FAQ: What Is the Impella Device? How Is It Saving Lives Of Heart Patients?

A small pump, the Impella device is revolutionising how heart diseases are treated. What should you know about it?

3 min read
FAQ: What Is the Impella Device? How Is It Saving Lives Of Heart Patients?
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A tiny pump – an Impella device – can save the lives of patients struggling with heart diseases, and does not show any mortality concerns, the United States Food and Drugs Administration has said in its post-approval study recently.

Experts say that the device can revolutionise how heart diseases are treated, and it has recently been used in multiple hospitals in India.

Last month, the life of a 68-year-old Mumbai man, who suffered three cardiac arrests, was saved with the Impella device. In July this year, in Chandigarh's PGI’s Advanced Cardiac Centre, it was used in a 90-year-old on whom performing open heart surgery would have been too risky.

What exactly is an Impella device? How does it work? FIT tells you.


What is the Impella device?

A Left Ventricular Assist Device (LVAD), the Impella Ventricular Support System is a small device that pumps blood into the body of patients who might require it for short-term support.

This means that the device pumps enough blood into the patient’s body to keep it going until extensive medical help is provided.

The Impella is actually a small pump “inside of a catheter with an electric motor.” It can pump about 2.5 to 5 litres of blood per minute and is implanted in the patient’s heart on the left side, through an incision.

Dr R Anantharaman, Senior Consultant Cardiologist at Chennai's Kauvery Hospital, says that the Impella is a supportive device that can help patients who've suffered a major heart attack or whose blood vessels are blocked.

How does it work?

The Impella pulls blood out of the heart and into the aorta. It bypasses the left ventricle, which is traditionally responsible for pumping blood throughout the body.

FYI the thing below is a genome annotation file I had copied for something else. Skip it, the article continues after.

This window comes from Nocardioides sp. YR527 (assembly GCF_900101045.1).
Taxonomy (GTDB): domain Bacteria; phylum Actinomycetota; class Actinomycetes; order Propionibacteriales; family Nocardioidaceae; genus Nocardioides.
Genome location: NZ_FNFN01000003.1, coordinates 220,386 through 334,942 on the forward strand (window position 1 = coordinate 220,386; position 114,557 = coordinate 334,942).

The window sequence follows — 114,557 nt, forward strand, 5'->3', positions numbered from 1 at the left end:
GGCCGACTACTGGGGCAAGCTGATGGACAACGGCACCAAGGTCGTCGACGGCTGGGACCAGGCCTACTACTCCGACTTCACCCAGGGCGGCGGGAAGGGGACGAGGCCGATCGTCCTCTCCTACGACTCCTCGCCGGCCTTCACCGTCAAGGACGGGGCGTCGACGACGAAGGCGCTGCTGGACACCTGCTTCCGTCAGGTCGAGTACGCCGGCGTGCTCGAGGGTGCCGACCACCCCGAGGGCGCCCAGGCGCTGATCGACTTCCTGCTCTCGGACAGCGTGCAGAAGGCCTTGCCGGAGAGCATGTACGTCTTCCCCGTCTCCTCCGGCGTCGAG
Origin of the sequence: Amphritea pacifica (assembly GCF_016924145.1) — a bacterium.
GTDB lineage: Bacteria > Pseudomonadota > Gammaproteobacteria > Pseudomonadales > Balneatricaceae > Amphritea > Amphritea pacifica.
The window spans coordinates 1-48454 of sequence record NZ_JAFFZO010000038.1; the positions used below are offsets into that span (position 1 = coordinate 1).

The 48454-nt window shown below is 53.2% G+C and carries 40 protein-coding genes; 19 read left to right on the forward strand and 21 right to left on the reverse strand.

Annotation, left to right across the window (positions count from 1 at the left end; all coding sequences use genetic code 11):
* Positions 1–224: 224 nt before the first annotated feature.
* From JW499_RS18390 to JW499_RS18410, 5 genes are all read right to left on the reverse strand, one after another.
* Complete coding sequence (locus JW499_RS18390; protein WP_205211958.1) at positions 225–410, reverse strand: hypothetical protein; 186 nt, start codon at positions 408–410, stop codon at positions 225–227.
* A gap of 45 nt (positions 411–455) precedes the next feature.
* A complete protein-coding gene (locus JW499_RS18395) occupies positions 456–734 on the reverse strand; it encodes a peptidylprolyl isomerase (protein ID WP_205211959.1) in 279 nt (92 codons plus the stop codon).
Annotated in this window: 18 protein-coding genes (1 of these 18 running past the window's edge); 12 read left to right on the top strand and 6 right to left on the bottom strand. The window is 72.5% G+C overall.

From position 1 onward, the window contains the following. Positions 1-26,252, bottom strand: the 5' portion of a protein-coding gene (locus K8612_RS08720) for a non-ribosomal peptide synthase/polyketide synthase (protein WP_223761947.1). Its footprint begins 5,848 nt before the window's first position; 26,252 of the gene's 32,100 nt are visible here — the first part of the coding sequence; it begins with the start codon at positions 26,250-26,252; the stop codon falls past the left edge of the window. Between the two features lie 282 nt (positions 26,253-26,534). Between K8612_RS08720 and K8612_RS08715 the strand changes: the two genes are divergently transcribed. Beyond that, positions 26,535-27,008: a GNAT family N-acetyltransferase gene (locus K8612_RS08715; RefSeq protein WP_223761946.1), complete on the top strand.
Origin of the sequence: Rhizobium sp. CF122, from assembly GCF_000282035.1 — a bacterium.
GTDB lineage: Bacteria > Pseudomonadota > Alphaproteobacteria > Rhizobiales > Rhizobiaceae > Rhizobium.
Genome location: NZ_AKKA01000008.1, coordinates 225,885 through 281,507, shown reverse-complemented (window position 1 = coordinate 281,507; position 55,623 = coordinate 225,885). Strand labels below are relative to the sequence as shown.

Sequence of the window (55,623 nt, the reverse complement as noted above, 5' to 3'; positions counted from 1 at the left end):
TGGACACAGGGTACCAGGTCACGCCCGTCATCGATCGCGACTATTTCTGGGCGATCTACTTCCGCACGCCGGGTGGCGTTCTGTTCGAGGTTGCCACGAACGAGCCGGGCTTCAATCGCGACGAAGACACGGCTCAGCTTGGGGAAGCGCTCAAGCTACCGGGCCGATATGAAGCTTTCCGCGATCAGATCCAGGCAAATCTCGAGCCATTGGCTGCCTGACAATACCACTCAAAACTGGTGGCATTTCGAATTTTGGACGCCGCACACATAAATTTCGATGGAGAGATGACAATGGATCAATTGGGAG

It is only when the left ventricle stops functioning, that an Impella is used to restore oxygenation in the body, and help the left ventricle recover. 

An Impella device’s support can last for up to seven days, while giving the patient enough time to seek the medical help they require.

Not just that, according to Dr Nikhil Parchure, Consultant, Interventional Cardiology, Apollo Hospitals, Navi Mumbai:

"Impella devices support the oxygenation of the body during complex surgeries. One end of the device is in the main pumping chamber and the other in aorta. It is a catheter based system which is used like an angiogram. It supports the body by maintaining the flow of the oxygenated blood throughout and the doctor can perform complex procedures on the arteries easily."

Can Impella devices be used in all heart attack patients?

Impella devices have frequently been used in people who’ve suffered a severe heart failure or a cardiogenic shock. These are all conditions in which the heart is unable to pump oxygenated blood to the rest of the body, which can be fatal. 

Are there any drawbacks to using this device?

According to cardiologists at the Washington University School of Medicine, the drawbacks of using an Impella might include kidney issues, excessive bleeding, stroke, or even deaths in patients who "undergo stent procedures."

“The FDA believes that when the device is used for the currently approved indication in appropriately selected patients the benefits of the Impella RP System continue to outweigh the risks,” the FDA had said, in a statement.

How much do Impella devices cost?

In India, impella devices can cost around Rs 20 lakh or more. The high cost of these devices is the reason that they have been used sparingly, in only about 2.5 lakh patients globally.

Impella devices are available in very few hospitals throughout India, with a significant number of these hospitals being in the southern states.

(With inputs from Medical Device Network and San Antonio Regional Hospital)

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Topics:  Heart Attacks 

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